Obviously the run-times (and how hot it gets) will vary massively depending on your particular tyre volumes and pressures. With a bigger gravel or mountain bike tyre it has to run longer to pump more air, but on the other hand it doesn't have to pull higher currents while straining against high pressures, so it heats up more slowly.

> How to choose the best bike tyre pressure – balancing speed, comfort and grip

This is actually rated for motorcycle and car tyres, too, so I used it to pump a Suzuki's front tyre (120/60/17 size) from 3.5 to 32psi. That took a very reasonable 2m 20s and another 20% of the battery.

The last little part of the flexible hose is a Presta adaptor; just unscrew it and, Hey Presto, hey it's Schrader. The hose slides into the pump body when you're not using it.

2023 Cycplus Electric Air Pump A2  - hose storage.jpg

It's all very easy to use. A long press turns it on or off, a short press start or stops it running, and the plus/minus buttons set the pressure anywhere up to 150psi. You can switch the units to bar, kilopascals or kgf/cm2 if those suit you better, and who doesn't love a bit of kilogram force per centimetre squared? It's how I measure all my sighs.

The screen gives a live readout of tyre pressure when connected, too, which is pretty useful.

2023 Cycplus Electric Air Pump A2  - display.jpg

To be more useful still, it has a USB-out socket to function as a power bank (the 5V 2A output will charge lights, phones and the like), and a small LED torch. This really is small; it's a single bulb that's useful for hunting around on the ground for the tiny black Presta adaptor you've lost, for instance, rather than something for walking around unlit places with.

2023 Cycplus Electric Air Pump A2  - charging port.jpg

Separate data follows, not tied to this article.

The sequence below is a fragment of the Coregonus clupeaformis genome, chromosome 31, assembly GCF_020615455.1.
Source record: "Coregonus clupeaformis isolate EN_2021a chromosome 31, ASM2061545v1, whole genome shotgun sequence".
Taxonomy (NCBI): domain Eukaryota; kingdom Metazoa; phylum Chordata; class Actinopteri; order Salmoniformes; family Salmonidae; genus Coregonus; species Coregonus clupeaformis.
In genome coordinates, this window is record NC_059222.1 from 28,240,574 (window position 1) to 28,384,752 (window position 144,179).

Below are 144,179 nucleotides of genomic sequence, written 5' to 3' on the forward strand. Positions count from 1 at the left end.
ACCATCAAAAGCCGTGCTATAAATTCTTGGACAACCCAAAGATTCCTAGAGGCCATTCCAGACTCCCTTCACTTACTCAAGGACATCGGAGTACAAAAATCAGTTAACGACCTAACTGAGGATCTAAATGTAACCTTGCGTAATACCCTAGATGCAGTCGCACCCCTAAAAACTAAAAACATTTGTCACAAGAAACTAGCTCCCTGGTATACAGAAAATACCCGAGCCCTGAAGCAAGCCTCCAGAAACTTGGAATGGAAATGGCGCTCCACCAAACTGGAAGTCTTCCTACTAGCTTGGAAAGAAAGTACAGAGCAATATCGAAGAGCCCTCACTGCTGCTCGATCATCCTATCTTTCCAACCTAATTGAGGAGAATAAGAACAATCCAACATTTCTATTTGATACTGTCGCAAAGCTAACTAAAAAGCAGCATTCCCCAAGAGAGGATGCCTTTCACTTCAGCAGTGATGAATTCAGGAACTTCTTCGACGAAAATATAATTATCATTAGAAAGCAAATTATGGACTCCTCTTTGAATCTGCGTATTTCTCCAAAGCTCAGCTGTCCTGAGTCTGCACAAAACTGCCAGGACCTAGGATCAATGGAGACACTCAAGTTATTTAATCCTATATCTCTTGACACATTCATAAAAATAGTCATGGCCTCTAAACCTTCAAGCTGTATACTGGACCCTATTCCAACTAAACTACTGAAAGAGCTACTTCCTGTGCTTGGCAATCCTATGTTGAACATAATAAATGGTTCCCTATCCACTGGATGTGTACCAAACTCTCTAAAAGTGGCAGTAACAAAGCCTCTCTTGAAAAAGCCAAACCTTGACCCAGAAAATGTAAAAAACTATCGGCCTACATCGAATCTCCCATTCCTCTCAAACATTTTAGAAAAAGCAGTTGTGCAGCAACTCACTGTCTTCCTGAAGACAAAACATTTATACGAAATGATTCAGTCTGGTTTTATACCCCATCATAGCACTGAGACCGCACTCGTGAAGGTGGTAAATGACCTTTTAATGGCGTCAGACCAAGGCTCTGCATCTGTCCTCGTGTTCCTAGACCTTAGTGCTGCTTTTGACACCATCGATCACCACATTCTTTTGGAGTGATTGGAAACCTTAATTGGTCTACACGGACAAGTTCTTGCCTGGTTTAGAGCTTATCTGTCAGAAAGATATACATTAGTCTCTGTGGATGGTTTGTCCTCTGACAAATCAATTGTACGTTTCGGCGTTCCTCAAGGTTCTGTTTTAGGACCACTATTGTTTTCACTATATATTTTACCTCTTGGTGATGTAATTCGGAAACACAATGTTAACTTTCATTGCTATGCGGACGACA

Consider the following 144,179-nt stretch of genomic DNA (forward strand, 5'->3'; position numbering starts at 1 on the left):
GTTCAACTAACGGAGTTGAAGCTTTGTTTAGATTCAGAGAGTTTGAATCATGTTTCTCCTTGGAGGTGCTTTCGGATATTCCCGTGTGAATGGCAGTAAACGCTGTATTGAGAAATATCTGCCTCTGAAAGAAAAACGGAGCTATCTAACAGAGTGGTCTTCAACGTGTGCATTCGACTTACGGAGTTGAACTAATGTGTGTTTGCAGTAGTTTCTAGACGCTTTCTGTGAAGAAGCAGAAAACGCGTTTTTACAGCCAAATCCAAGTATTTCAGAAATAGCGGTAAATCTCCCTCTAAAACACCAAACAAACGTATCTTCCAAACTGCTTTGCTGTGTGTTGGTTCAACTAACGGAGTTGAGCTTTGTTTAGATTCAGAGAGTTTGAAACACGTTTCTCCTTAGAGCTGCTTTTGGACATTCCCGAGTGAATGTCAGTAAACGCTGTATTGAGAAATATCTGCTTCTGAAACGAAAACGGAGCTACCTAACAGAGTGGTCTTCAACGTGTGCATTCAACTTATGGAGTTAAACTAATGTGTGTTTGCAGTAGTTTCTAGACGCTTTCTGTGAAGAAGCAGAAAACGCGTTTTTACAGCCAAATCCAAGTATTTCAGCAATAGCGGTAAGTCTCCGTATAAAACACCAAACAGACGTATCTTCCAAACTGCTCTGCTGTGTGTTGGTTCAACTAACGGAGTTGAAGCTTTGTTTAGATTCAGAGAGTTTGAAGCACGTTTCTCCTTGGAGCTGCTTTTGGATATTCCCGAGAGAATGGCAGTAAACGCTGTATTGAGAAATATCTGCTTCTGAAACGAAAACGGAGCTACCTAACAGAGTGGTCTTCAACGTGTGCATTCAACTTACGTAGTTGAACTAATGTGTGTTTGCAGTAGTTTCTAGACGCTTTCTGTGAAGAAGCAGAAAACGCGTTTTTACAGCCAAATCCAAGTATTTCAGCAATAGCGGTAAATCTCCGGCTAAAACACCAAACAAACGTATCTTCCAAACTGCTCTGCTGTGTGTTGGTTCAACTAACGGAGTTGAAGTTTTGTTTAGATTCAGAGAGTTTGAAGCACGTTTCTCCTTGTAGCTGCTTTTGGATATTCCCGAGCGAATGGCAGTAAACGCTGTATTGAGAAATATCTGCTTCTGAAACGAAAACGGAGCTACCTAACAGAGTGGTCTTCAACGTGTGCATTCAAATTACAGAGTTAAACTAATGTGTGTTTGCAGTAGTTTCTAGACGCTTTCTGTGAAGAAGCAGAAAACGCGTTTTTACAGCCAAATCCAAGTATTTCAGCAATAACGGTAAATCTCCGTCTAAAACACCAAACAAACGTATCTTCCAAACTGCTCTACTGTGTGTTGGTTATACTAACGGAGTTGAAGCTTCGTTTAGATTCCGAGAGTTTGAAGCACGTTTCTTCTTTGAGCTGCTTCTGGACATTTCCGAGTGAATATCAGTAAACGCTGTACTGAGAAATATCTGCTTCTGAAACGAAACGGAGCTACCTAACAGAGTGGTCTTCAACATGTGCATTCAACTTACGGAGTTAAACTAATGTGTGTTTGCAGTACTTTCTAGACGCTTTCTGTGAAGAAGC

It also arrives with a bottle-cage-style mount, but there's no word of any meaningful waterproofing for the pump. In fact, the manual says, 'Please try to avoid silt invasion, soaking and bad fall', which implies it's splashproof at best and not dustproof at all; the ports are all unsheilded.

2023 Cycplus Electric Air Pump A2  - with accessories.jpg


For around £40 (it changes with the exchange rate – it was £41.11 a month ago, and is currently £39.37) you can't go far wrong, as most cycle-specific compressors cost considerably more. Cycplus' own Cube Mini Pump is around £70, for instance, though that one's tiny and genuinely suitable for carrying with you on rides.

The Fumpa Minifumpa is similar but slightly larger (it's just about packable) for £109. It's great, though, and fast.

For shed/home use, the Makita DMP 180Z 18V Cordless Inflator is close at £50.99 and offers a rugged build, but only makes sense if you already use Makita's LXT tools and have the necessary battery and charger to use with it.


The lack of weatherproofing makes the supplied mount feel a bit pointless, but assuming you're not really after a clever on-bike solution, this is great. For home/car-based convenience it impresses with its large battery capacity, easy use, decent quality and accessible price.


Simple and effective with good performance and battery life – it's not weatherproof, though, so forget the frame mount test report

Make and model: Cycplus Electric Air Pump A2

Size tested: One Size